Here William S. B. Dana, B.S., presents an in-depth and precise depiction of the breathtaking architectural masterpieces known as the Swiss Chalets. The culmination of elaborate conversations with the designers, the builders, and the experts on these spectacular buildings, here is a piece of design history that is not to be missed.A style of German origin, Swiss Chalets were best known for their large windows, ornate carvings, and balconies. Often they were brightly painted, and had gabled roofs with great overhanging eaves. These stunning aristocratic homes decorated the Swiss countryside in the nineteenth century, and later could be seen throughout the rest of the world. New Chalets, as they were called, rose up in Norway and Sweden, and finally even crossed the Atlantic, appearing in places as unexpected as Ohio and New Jersey. Through delicate language and lines, Dana expresses both the science and the art behind the simple structural elements and the most complex details of the chalets. This book, a 1913 original, displays diagrams, architectural plans, and photographs to best convey the different fundamentals and models of Swiss Chalets. The author's research of this beautiful art form cultivates knowledge and appreciation of this great architectural style.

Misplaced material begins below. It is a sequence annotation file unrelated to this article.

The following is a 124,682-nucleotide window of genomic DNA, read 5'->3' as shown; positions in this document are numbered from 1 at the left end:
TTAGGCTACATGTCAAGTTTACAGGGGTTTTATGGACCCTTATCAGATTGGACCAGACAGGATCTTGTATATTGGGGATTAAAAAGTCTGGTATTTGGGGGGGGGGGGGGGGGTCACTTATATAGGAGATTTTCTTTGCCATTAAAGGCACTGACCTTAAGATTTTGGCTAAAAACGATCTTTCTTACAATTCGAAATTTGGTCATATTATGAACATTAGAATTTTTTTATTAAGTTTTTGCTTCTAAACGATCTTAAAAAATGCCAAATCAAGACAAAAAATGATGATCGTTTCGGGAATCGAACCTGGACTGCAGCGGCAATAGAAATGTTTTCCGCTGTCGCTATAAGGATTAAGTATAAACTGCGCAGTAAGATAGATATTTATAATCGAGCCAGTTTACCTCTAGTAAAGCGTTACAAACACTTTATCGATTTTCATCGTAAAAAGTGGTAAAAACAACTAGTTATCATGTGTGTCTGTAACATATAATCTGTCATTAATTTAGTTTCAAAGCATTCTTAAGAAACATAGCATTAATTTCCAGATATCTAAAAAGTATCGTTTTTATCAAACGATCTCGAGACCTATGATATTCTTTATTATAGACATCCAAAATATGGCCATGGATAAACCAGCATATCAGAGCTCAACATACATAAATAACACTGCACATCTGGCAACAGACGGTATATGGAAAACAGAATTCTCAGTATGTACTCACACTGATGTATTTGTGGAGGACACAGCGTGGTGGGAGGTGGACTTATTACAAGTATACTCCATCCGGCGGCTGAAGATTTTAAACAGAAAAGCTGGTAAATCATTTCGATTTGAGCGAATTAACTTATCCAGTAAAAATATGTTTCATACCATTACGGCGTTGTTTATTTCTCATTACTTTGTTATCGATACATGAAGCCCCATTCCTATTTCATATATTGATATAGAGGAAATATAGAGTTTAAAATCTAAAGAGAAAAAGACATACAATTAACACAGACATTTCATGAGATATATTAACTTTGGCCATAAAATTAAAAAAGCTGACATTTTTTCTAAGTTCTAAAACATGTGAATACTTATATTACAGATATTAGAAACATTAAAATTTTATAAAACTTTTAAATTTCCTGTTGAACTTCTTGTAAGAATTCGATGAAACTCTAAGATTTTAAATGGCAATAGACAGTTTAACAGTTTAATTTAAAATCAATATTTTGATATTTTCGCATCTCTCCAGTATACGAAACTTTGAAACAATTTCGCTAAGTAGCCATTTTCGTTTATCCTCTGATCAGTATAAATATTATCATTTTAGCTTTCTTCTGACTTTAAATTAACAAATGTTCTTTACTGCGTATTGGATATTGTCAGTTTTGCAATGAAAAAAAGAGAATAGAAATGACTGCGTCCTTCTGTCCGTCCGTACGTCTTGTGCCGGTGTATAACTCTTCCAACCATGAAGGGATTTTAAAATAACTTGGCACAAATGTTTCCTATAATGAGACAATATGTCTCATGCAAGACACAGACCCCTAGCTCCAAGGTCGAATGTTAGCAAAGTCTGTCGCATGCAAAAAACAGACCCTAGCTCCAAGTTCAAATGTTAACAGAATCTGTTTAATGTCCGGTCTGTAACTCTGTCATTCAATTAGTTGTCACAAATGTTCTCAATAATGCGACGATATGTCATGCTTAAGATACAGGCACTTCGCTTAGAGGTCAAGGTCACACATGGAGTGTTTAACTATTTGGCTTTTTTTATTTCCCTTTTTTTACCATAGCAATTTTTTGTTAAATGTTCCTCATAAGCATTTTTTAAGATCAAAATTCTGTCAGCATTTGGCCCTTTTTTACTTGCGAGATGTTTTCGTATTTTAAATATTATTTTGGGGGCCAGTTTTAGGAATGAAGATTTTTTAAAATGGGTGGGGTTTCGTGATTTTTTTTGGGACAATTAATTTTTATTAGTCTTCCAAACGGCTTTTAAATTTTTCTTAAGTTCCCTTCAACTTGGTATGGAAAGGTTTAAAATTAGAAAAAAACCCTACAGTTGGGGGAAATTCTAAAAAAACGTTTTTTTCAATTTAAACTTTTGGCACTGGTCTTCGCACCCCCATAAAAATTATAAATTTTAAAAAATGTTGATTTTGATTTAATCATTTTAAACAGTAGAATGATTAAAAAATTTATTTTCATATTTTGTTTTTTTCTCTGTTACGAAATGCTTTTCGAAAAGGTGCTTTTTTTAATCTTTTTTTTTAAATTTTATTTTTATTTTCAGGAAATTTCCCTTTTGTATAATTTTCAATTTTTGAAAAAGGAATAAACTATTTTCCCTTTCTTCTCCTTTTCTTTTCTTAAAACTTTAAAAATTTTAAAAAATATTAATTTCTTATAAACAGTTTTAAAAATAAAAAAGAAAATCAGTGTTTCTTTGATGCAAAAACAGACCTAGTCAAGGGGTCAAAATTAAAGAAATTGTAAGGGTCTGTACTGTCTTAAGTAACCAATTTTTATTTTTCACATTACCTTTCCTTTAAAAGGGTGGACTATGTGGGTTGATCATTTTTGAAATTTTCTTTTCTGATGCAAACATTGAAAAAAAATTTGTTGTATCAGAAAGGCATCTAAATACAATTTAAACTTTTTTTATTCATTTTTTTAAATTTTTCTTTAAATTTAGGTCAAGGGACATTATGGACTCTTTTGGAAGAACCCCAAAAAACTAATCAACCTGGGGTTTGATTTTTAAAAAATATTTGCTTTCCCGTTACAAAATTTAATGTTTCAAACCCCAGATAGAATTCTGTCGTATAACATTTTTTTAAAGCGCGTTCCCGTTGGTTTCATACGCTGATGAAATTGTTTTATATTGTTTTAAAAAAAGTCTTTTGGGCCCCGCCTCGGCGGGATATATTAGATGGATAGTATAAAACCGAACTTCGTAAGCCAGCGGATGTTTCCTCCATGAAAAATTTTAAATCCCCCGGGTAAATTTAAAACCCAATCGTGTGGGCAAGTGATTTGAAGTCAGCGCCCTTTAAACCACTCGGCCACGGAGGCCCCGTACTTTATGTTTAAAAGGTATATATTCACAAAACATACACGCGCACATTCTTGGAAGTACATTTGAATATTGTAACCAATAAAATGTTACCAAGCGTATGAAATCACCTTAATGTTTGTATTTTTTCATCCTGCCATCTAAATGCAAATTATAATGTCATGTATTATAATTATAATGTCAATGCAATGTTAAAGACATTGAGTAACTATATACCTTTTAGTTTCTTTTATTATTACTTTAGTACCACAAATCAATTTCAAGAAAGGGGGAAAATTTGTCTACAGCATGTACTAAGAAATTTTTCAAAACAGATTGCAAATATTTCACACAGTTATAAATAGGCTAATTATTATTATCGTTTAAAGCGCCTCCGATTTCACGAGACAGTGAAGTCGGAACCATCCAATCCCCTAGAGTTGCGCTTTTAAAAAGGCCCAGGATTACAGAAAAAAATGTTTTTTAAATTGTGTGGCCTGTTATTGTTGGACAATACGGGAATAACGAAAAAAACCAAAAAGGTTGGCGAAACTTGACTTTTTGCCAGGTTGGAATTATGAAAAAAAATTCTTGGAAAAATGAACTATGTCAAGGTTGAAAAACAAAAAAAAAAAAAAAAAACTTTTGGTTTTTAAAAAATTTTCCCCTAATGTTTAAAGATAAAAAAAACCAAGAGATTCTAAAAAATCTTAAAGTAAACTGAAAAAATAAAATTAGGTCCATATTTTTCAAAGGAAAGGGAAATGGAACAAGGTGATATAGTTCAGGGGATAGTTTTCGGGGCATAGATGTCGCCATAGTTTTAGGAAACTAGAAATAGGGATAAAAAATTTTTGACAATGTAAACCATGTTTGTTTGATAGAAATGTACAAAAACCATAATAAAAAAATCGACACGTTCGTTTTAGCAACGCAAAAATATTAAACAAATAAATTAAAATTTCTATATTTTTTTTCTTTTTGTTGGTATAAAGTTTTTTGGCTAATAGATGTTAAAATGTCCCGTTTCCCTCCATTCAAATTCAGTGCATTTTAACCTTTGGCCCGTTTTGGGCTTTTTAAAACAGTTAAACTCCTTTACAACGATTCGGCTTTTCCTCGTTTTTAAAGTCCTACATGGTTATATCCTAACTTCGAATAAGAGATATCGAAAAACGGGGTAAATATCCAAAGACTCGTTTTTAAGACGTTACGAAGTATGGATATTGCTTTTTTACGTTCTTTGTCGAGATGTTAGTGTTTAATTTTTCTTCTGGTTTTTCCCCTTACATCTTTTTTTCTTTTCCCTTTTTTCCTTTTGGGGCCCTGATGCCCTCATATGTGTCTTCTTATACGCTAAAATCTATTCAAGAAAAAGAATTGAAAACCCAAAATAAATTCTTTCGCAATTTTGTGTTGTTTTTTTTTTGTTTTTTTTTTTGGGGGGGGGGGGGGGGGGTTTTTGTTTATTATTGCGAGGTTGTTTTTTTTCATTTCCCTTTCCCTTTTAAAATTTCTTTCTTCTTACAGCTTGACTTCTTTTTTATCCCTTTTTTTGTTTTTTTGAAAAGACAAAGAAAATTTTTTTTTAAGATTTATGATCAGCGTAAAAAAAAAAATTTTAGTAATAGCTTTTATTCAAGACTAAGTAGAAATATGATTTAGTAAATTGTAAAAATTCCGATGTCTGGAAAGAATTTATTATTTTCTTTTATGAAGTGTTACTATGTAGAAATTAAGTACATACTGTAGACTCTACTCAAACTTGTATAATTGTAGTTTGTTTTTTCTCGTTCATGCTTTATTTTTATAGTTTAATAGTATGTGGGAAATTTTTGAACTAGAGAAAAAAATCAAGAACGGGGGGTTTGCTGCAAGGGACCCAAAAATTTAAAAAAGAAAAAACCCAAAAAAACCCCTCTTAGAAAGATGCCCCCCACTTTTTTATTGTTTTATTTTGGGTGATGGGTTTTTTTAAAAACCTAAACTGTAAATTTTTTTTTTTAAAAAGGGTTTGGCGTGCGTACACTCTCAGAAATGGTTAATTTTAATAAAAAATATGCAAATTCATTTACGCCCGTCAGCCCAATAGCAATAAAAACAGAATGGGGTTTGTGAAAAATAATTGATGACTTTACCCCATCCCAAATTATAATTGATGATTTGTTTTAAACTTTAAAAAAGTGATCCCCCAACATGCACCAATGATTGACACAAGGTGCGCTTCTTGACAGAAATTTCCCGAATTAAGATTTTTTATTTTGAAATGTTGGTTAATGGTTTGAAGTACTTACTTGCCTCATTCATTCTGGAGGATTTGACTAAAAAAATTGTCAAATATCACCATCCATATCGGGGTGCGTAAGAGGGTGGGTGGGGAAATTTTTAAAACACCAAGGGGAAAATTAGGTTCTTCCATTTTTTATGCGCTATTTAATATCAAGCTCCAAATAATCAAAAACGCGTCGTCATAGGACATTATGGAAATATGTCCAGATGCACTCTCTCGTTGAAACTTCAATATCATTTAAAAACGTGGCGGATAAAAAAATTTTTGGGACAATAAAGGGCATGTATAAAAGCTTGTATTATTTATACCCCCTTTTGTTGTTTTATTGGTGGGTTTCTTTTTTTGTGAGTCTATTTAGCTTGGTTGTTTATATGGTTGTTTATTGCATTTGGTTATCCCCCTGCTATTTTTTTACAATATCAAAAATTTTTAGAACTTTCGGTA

'Timber Building in Britain' is divided into four sections, the first of which deals with cruck construction, box-frame and post-&-truss assembling and the problems of roof construction and concludes with flooring, partitions and the decorative work applied to timber. Part Two comprises a remarkable illustrated glossary covering terms used in all types of timber construction work, with the descriptions backed up with drawings and photographs. Part Three, the chronological survey of timber buildings from Saxon times to the nineteenth century, contains notes on the forty-seven photographs of building types represented. Finally, Part Four deals with regional variations in timber building and is supplemented by six distribution maps. Notes and References and a substantial Bibliography complete the book. Dr. R. W. Brunskill, OBE, formerly a Professor in the Centre for Conservation Studies, De Montfort University, Leicester, and Reader in Architecture in the University of Manchester, is the author of a number of distinguished architectural studies, published by Yale University Press.